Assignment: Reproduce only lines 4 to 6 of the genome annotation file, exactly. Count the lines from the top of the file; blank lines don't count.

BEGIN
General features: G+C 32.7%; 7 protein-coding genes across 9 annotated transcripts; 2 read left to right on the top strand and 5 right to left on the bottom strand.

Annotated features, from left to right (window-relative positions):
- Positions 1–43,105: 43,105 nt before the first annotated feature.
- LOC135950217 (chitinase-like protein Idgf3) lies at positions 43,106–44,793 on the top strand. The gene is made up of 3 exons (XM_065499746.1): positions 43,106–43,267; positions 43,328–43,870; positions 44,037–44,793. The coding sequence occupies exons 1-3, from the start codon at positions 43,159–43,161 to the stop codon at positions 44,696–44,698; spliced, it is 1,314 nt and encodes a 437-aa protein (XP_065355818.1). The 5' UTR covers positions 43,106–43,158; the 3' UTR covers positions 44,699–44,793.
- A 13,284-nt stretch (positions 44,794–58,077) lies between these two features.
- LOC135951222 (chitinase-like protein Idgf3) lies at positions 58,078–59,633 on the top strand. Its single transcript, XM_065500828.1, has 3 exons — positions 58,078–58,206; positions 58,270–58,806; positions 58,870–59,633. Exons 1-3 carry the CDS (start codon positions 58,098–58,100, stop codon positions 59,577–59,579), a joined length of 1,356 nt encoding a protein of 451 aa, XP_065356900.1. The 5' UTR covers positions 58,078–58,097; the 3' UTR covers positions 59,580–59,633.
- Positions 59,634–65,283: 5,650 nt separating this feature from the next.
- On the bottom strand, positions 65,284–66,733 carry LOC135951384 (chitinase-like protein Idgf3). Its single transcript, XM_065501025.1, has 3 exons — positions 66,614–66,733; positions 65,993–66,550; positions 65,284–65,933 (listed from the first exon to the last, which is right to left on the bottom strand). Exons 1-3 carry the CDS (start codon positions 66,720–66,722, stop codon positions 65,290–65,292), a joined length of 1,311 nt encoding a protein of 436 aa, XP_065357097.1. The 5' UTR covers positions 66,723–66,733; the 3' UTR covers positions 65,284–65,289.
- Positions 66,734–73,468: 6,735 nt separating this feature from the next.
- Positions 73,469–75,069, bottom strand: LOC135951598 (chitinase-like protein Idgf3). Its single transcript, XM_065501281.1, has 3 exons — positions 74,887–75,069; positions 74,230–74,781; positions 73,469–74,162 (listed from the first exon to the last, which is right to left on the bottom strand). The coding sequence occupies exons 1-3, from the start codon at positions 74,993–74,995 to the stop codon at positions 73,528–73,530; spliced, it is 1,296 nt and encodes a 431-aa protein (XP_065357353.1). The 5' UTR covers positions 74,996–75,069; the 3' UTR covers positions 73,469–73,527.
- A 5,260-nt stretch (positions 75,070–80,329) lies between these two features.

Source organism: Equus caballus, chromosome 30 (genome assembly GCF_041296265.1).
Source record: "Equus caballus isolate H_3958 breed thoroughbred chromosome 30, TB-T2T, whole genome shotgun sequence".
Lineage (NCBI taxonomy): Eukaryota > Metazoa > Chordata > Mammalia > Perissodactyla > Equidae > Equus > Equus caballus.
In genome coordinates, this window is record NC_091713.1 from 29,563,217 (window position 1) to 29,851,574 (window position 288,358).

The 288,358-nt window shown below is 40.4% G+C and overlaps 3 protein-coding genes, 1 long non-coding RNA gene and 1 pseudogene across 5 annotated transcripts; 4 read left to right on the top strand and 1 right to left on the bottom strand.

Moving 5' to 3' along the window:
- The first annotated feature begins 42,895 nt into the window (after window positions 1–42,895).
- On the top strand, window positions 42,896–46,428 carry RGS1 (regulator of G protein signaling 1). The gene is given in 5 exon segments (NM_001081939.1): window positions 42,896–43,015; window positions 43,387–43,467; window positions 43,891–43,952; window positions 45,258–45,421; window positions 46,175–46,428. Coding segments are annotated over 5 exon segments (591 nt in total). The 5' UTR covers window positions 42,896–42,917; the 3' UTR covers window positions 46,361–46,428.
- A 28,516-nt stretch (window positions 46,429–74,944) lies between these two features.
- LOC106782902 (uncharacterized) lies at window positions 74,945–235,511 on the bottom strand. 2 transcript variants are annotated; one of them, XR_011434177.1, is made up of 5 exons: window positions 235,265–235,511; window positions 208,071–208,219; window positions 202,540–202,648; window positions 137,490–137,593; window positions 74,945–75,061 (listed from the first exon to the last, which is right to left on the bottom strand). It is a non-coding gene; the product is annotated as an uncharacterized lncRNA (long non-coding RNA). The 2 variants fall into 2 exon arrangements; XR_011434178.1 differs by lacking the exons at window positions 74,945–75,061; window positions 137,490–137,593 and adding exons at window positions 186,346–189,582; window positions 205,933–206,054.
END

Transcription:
- LOC135950217 (chitinase-like protein Idgf3) lies at positions 43,106–44,793 on the top strand. The gene is made up of 3 exons (XM_065499746.1): positions 43,106–43,267; positions 43,328–43,870; positions 44,037–44,793. The coding sequence occupies exons 1-3, from the start codon at positions 43,159–43,161 to the stop codon at positions 44,696–44,698; spliced, it is 1,314 nt and encodes a 437-aa protein (XP_065355818.1). The 5' UTR covers positions 43,106–43,158; the 3' UTR covers positions 44,699–44,793.
- A 13,284-nt stretch (positions 44,794–58,077) lies between these two features.
- LOC135951222 (chitinase-like protein Idgf3) lies at positions 58,078–59,633 on the top strand. Its single transcript, XM_065500828.1, has 3 exons — positions 58,078–58,206; positions 58,270–58,806; positions 58,870–59,633. Exons 1-3 carry the CDS (start codon positions 58,098–58,100, stop codon positions 59,577–59,579), a joined length of 1,356 nt encoding a protein of 451 aa, XP_065356900.1. The 5' UTR covers positions 58,078–58,097; the 3' UTR covers positions 59,580–59,633.